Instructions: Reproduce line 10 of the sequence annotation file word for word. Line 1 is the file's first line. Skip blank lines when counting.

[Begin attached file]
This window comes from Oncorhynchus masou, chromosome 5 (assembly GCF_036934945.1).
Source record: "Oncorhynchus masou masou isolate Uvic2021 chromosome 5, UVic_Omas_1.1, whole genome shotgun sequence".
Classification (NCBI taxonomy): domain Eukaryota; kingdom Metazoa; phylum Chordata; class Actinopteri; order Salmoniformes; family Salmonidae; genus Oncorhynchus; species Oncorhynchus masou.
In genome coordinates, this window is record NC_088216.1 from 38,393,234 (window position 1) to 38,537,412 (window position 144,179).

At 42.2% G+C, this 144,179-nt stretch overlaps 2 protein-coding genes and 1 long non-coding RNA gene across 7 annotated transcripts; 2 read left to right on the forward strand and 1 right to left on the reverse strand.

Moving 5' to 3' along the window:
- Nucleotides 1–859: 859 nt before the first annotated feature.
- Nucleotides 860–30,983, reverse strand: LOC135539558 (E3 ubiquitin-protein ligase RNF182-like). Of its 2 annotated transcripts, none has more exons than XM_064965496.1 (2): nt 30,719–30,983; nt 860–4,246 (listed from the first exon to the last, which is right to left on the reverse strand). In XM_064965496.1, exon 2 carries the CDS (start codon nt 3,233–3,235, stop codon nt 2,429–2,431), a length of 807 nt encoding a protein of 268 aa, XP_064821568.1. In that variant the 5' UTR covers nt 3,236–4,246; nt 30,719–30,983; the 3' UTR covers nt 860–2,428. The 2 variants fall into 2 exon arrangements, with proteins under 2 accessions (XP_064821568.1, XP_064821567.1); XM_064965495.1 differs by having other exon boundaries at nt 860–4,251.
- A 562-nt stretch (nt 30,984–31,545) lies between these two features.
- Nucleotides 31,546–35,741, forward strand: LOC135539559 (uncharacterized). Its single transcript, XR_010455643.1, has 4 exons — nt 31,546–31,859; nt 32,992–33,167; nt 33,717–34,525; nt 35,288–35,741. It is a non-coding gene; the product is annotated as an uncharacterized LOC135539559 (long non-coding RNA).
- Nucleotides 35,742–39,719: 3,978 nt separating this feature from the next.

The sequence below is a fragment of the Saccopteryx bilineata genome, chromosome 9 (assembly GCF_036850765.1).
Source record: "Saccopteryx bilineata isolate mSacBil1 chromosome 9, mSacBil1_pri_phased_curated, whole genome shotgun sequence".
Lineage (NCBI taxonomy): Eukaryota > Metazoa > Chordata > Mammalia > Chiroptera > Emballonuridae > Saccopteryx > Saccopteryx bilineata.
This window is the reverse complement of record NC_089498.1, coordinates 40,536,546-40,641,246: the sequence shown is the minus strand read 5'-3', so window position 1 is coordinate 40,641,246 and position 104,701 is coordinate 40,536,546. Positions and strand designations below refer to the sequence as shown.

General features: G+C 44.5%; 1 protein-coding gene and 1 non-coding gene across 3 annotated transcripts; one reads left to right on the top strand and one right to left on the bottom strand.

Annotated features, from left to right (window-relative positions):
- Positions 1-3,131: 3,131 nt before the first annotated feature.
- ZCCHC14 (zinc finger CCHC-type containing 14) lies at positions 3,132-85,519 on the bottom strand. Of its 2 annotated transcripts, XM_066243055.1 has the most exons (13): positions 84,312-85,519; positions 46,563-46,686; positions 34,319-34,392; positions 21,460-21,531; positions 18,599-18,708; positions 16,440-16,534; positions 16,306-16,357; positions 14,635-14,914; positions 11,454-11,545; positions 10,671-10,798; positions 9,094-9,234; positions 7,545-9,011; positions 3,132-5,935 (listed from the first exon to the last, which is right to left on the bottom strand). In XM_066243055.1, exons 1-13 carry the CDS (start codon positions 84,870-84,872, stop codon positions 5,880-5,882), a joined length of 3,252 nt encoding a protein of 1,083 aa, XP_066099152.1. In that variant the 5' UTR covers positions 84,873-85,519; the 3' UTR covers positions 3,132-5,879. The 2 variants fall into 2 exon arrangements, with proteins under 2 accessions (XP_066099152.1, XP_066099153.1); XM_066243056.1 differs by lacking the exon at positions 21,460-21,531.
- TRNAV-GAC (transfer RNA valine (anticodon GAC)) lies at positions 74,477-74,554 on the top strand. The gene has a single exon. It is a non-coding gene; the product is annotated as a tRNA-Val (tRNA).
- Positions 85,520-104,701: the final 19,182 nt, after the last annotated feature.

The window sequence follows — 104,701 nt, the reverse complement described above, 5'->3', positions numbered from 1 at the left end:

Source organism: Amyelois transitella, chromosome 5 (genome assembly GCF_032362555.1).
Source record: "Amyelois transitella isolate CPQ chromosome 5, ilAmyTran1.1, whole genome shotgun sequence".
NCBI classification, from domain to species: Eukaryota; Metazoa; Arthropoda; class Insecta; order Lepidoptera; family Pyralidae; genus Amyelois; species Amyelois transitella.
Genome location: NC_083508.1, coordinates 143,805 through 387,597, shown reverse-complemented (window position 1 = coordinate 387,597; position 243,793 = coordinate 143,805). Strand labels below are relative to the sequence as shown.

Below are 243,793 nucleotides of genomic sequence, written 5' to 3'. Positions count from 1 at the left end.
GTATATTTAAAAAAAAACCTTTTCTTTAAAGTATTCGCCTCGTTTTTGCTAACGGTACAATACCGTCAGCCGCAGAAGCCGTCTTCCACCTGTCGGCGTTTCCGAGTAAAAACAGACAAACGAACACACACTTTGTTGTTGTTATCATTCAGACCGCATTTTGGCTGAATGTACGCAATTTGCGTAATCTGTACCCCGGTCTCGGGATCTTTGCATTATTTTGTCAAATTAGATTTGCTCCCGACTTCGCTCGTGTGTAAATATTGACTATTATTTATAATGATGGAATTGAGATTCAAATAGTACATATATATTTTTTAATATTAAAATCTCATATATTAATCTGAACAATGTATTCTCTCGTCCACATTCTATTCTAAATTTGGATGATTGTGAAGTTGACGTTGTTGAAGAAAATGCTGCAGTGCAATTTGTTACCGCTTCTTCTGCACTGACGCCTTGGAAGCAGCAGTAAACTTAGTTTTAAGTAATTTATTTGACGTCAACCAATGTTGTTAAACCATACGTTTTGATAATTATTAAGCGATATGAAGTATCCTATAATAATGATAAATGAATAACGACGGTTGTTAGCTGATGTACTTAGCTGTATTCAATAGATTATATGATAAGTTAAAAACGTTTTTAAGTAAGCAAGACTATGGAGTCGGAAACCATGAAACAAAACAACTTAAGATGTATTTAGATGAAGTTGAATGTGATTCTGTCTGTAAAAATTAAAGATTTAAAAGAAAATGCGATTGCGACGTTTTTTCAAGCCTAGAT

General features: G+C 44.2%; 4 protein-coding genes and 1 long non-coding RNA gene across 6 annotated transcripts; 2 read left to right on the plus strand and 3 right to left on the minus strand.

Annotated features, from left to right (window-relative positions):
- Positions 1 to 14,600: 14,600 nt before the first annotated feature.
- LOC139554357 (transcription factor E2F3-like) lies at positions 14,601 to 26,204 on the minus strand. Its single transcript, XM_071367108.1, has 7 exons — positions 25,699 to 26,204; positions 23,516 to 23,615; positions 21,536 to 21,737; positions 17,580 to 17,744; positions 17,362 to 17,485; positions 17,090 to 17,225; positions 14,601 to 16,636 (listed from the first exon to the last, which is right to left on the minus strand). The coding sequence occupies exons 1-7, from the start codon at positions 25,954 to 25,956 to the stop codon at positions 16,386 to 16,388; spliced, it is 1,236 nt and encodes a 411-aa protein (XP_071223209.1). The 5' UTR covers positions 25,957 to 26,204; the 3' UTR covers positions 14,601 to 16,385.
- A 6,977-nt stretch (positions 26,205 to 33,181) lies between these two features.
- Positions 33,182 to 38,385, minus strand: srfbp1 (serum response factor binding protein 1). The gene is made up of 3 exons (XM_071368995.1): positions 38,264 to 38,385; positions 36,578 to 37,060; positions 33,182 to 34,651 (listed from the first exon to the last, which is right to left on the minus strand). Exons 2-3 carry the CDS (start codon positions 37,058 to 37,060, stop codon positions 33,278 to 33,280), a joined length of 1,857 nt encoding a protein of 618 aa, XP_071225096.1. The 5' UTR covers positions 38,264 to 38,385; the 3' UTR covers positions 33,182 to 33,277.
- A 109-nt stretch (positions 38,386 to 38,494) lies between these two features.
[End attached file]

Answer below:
- Nucleotides 31,546–35,741, forward strand: LOC135539559 (uncharacterized). Its single transcript, XR_010455643.1, has 4 exons — nt 31,546–31,859; nt 32,992–33,167; nt 33,717–34,525; nt 35,288–35,741. It is a non-coding gene; the product is annotated as an uncharacterized LOC135539559 (long non-coding RNA).